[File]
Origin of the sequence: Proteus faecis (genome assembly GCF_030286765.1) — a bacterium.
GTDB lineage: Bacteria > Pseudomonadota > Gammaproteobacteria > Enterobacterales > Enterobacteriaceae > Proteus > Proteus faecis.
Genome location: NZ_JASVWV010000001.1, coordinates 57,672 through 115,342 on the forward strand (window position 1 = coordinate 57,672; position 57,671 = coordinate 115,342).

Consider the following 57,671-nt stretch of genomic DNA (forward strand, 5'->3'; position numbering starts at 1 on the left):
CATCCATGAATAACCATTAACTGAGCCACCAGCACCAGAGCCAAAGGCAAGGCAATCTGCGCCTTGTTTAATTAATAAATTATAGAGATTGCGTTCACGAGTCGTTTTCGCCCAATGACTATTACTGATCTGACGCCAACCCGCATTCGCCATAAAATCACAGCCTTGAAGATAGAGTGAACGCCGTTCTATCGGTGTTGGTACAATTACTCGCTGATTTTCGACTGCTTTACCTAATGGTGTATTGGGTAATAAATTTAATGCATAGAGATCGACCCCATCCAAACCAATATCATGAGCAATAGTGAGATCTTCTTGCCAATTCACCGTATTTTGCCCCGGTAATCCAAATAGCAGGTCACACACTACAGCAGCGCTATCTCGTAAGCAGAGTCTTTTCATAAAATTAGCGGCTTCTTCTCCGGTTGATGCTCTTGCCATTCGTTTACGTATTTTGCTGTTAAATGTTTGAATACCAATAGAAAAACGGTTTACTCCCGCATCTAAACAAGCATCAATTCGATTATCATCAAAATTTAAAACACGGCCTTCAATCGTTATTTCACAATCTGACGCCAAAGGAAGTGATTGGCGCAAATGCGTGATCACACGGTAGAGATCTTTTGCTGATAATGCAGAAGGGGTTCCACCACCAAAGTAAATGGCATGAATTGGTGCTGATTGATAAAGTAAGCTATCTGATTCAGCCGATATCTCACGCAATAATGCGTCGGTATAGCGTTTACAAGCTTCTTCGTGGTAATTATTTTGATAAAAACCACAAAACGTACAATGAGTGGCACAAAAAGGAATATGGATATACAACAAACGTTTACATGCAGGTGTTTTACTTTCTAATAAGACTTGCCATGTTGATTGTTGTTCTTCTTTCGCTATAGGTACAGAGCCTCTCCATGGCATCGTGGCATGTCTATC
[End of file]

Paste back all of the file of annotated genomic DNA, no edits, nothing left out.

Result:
Origin of the sequence: Proteus faecis (genome assembly GCF_030286765.1) — a bacterium.
GTDB lineage: Bacteria > Pseudomonadota > Gammaproteobacteria > Enterobacterales > Enterobacteriaceae > Proteus > Proteus faecis.
Genome location: NZ_JASVWV010000001.1, coordinates 57,672 through 115,342 on the forward strand (window position 1 = coordinate 57,672; position 57,671 = coordinate 115,342).

Consider the following 57,671-nt stretch of genomic DNA (forward strand, 5'->3'; position numbering starts at 1 on the left):
CATCCATGAATAACCATTAACTGAGCCACCAGCACCAGAGCCAAAGGCAAGGCAATCTGCGCCTTGTTTAATTAATAAATTATAGAGATTGCGTTCACGAGTCGTTTTCGCCCAATGACTATTACTGATCTGACGCCAACCCGCATTCGCCATAAAATCACAGCCTTGAAGATAGAGTGAACGCCGTTCTATCGGTGTTGGTACAATTACTCGCTGATTTTCGACTGCTTTACCTAATGGTGTATTGGGTAATAAATTTAATGCATAGAGATCGACCCCATCCAAACCAATATCATGAGCAATAGTGAGATCTTCTTGCCAATTCACCGTATTTTGCCCCGGTAATCCAAATAGCAGGTCACACACTACAGCAGCGCTATCTCGTAAGCAGAGTCTTTTCATAAAATTAGCGGCTTCTTCTCCGGTTGATGCTCTTGCCATTCGTTTACGTATTTTGCTGTTAAATGTTTGAATACCAATAGAAAAACGGTTTACTCCCGCATCTAAACAAGCATCAATTCGATTATCATCAAAATTTAAAACACGGCCTTCAATCGTTATTTCACAATCTGACGCCAAAGGAAGTGATTGGCGCAAATGCGTGATCACACGGTAGAGATCTTTTGCTGATAATGCAGAAGGGGTTCCACCACCAAAGTAAATGGCATGAATTGGTGCTGATTGATAAAGTAAGCTATCTGATTCAGCCGATATCTCACGCAATAATGCGTCGGTATAGCGTTTACAAGCTTCTTCGTGGTAATTATTTTGATAAAAACCACAAAACGTACAATGAGTGGCACAAAAAGGAATATGGATATACAACAAACGTTTACATGCAGGTGTTTTACTTTCTAATAAGACTTGCCATGTTGATTGTTGTTCTTCTTTCGCTATAGGTACAGAGCCTCTCCATGGCATCGTGGCATGTCTATC